Citation: Carter, Jr. C. 1998. Nucleoside Deaminases for Cytidine and Adenosine: Comparison with Deaminases Acting on RNA, p 363-375. In Grosjean H, Benne R (ed), Modification and Editing of RNA. ASM Press, Washington, DC. doi: 10.1128/9781555818296.ch20
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Image of Figure 6
Figure 6

Comparison of initial and final ground states on the ECCDA reaction pathway. The darkly-shaded nucleoside is 3-deazacytidine, a stable substrate analog. The lightly shaded nucleoside is the product, uridine. As the reaction proceeds, the 4-NH, group is pulled into a binding site to the left, while the pyrimidine is pulled toward the zinc by the attacking nucleophile. After the first tetrahedral transition state ( Fig. 4 ), the carboxylate sidechain of Glu 104 rotates (curved arrow), transferring a proton from the nucleophilic hydroxyl group to the leaving ammonia. (Adapted with permission from .)

Citation: Carter, Jr. C. 1998. Nucleoside Deaminases for Cytidine and Adenosine: Comparison with Deaminases Acting on RNA, p 363-375. In Grosjean H, Benne R (ed), Modification and Editing of RNA. ASM Press, Washington, DC. doi: 10.1128/9781555818296.ch20
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Image of Figure 7
Figure 7

Sequence alignment of a consensus APOBEC-1 sequence with that of ECCDA. The two large, mid-gray blocks correspond to the two core domains in ECCDA, and the lightest gray box between them is the linker. Residue identities are shown in reverse contrast. Deletions (GAP-0, -1, and -2) and an insertion (SITWF) are shown in dark gray and in reverse contrast. (Adapted from , with permission.)

Citation: Carter, Jr. C. 1998. Nucleoside Deaminases for Cytidine and Adenosine: Comparison with Deaminases Acting on RNA, p 363-375. In Grosjean H, Benne R (ed), Modification and Editing of RNA. ASM Press, Washington, DC. doi: 10.1128/9781555818296.ch20
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Image of Figure 8
Figure 8

Comparison of the active-site access in ECCDA (a) and the APOBEC-1 homology model (b). CPK models at the center are the two bound transition-state analog molecules, ZebOH. The dark gray β-α-β crossover at the top is formed by residues 272-284, which undergo the largest rearrangement upon removal of GAP-2. The medium gray extended loop in the center of panel a is the GAP-1 loop. GAP-2 can be identified from the third β-strand from the top in either ECCDA subunit. The dimers are considerably elongated along this view, which foreshortens the large cavity that results from structural remodeling in APOBEC-1. (Adapted from , with permission.)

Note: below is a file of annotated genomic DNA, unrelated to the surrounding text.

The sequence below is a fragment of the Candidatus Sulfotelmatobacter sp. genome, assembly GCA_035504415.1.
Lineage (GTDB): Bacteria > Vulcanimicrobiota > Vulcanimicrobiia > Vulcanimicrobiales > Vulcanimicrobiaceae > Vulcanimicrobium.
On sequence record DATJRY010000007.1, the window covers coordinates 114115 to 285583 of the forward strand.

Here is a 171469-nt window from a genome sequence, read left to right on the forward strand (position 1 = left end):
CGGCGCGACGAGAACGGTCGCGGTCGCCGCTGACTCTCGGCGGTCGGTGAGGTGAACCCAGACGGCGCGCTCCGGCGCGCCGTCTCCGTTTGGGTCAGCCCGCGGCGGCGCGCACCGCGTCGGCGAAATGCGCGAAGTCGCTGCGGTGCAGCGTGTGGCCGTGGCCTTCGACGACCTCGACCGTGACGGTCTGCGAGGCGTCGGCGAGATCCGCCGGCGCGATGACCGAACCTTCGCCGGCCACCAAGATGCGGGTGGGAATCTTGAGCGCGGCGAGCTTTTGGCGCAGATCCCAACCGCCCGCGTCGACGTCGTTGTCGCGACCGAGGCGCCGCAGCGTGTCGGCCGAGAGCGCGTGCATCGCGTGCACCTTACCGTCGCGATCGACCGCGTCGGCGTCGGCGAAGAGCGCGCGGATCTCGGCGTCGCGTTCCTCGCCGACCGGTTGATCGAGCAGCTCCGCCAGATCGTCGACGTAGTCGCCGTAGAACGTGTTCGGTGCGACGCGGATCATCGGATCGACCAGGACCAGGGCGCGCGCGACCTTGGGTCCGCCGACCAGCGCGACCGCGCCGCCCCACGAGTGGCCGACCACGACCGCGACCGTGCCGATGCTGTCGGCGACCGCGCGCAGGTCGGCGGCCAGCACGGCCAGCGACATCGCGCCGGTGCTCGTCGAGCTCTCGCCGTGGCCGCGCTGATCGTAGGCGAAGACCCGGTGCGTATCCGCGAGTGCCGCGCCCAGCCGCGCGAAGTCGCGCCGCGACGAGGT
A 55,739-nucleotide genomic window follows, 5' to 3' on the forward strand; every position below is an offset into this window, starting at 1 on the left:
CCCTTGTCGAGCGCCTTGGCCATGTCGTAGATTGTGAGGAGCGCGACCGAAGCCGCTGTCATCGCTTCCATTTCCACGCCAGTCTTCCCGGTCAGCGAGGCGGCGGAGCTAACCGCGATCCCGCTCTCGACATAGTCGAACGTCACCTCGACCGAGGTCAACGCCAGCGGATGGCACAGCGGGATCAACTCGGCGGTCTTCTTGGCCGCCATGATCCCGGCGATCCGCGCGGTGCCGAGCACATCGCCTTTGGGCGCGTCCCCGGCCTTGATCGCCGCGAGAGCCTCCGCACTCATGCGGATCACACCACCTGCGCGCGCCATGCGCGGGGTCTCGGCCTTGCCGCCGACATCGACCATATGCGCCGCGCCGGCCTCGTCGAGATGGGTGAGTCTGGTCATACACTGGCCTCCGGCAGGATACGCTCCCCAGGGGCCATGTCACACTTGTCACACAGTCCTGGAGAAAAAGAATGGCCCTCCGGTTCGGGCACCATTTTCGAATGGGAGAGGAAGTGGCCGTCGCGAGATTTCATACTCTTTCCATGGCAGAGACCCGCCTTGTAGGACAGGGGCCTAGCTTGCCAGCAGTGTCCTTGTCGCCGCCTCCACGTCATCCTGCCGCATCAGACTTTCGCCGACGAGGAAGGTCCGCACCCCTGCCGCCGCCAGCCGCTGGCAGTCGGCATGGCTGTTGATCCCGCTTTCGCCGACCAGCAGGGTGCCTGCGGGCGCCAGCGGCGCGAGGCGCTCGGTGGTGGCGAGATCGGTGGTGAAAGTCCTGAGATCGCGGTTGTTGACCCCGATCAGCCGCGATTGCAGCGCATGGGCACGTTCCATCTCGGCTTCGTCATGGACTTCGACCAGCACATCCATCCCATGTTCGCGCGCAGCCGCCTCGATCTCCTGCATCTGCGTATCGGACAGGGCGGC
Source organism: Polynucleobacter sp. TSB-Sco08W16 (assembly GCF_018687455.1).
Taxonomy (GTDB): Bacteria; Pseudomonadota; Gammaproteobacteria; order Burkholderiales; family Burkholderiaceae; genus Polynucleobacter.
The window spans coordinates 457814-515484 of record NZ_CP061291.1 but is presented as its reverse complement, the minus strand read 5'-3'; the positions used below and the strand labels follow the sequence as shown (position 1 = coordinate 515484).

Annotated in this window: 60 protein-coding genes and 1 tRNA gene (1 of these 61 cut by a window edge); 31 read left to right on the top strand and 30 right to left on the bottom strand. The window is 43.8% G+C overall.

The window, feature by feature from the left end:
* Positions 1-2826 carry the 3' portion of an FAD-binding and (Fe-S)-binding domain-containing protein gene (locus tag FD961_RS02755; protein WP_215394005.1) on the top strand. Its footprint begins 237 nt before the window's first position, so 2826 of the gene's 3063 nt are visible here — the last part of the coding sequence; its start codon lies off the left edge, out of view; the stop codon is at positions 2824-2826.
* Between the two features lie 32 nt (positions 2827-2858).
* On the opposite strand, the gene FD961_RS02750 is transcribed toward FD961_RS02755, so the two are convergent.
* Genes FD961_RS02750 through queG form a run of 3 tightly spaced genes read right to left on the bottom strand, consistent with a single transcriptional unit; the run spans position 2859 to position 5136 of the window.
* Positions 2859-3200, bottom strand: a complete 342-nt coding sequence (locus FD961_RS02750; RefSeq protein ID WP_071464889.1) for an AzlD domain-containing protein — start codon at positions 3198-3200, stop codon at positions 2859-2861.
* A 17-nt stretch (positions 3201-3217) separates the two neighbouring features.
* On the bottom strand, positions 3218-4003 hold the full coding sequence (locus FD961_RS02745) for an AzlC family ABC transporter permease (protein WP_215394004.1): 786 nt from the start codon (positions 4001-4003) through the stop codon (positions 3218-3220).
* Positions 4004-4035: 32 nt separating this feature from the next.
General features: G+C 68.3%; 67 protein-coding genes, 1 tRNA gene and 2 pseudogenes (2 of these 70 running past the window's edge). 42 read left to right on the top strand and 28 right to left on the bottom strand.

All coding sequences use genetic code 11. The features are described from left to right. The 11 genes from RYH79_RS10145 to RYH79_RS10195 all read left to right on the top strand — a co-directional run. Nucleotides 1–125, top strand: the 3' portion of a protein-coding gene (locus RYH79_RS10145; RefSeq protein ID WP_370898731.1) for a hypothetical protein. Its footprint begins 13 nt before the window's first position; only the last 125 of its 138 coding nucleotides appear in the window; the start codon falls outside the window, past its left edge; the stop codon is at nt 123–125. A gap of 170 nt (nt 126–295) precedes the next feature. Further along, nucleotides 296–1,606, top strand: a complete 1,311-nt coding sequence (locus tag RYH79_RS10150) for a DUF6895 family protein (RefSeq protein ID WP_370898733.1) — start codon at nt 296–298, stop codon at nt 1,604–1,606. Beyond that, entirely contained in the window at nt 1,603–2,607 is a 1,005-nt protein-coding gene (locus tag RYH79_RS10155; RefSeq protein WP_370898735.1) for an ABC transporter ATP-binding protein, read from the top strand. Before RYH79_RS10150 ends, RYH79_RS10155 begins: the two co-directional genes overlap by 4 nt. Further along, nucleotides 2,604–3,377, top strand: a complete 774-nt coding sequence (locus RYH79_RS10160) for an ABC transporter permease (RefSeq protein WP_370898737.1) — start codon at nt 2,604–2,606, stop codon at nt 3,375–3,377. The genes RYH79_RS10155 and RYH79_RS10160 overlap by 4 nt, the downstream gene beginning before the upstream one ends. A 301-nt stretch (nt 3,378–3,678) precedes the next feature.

Citation: Carter, Jr. C. 1998. Nucleoside Deaminases for Cytidine and Adenosine: Comparison with Deaminases Acting on RNA, p 363-375. In Grosjean H, Benne R (ed), Modification and Editing of RNA. ASM Press, Washington, DC. doi: 10.1128/9781555818296.ch20
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Image of Figure 9
Figure 9

Evidence that GAP-1 and GAP-2 peptides actually represent the mass of an RNA substrate, (a) Phenylalanines cross-linked to substrate RNA occur where the spheres (residues 107 and 124) are located in ECCDA. The GAP-1 peptide (residues 79-101) is a thick, dark gray coil. Residue 78′ in the APOBEC-1 model actually precedes residue 79 of GAP-1 in ECCDA. Residue 35 shows the location of the “putative nuclear localization signal,” containing the sequence RRR in APOBEC-1, which could also therefore be involved in RNA binding, (b) Two GAP-1 and two GAP-2 peptides are assembled with the two active-site pyrimidine ligands to form a mimic of the RNA substrate. The GAP-1 peptides are in identical locations to those in ECCDA. GAP-2 peptides have essentially been interchanged with the relocated helical segments 272-284. (c) Model of the RNA substrate with two exposed bases representing the targeted C6666 and the downstream U. (Adapted from , with permission.)

Citation: Carter, Jr. C. 1998. Nucleoside Deaminases for Cytidine and Adenosine: Comparison with Deaminases Acting on RNA, p 363-375. In Grosjean H, Benne R (ed), Modification and Editing of RNA. ASM Press, Washington, DC. doi: 10.1128/9781555818296.ch20
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Image of Figure 10
Figure 10

Comparison of the ECCDA zinc-binding motif (a) with structural fragments of the hhal (b) and taql (c) DNA methyltransferases. The latter family has been proposed as a model for the ADAR family of adenosine deaminases ( ). The spheres show, in each case, the FIAE sequences in ECCDA and in alignments described for the corresponding HAE peptides by these authors. Dark gray rod representations are, respectively, the ZebOH ligand for ECCDA and the S-adenosylmethionine substrates of the two methylases.

Citation: Carter, Jr. C. 1998. Nucleoside Deaminases for Cytidine and Adenosine: Comparison with Deaminases Acting on RNA, p 363-375. In Grosjean H, Benne R (ed), Modification and Editing of RNA. ASM Press, Washington, DC. doi: 10.1128/9781555818296.ch20
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Image of Figure 11
Figure 11

Schematic of the hhal methylase, complexed to a DNA duplex substrate (medium gray), showing how the extruded base is drawn into proximity to the SAM methyl donor ( ). The location of the α-β-α fagments shown in Fig. 9 are indicated in dark gray, and the location of putative catalytic residues HAE are emphasized in white.

Citation: Carter, Jr. C. 1998. Nucleoside Deaminases for Cytidine and Adenosine: Comparison with Deaminases Acting on RNA, p 363-375. In Grosjean H, Benne R (ed), Modification and Editing of RNA. ASM Press, Washington, DC. doi: 10.1128/9781555818296.ch20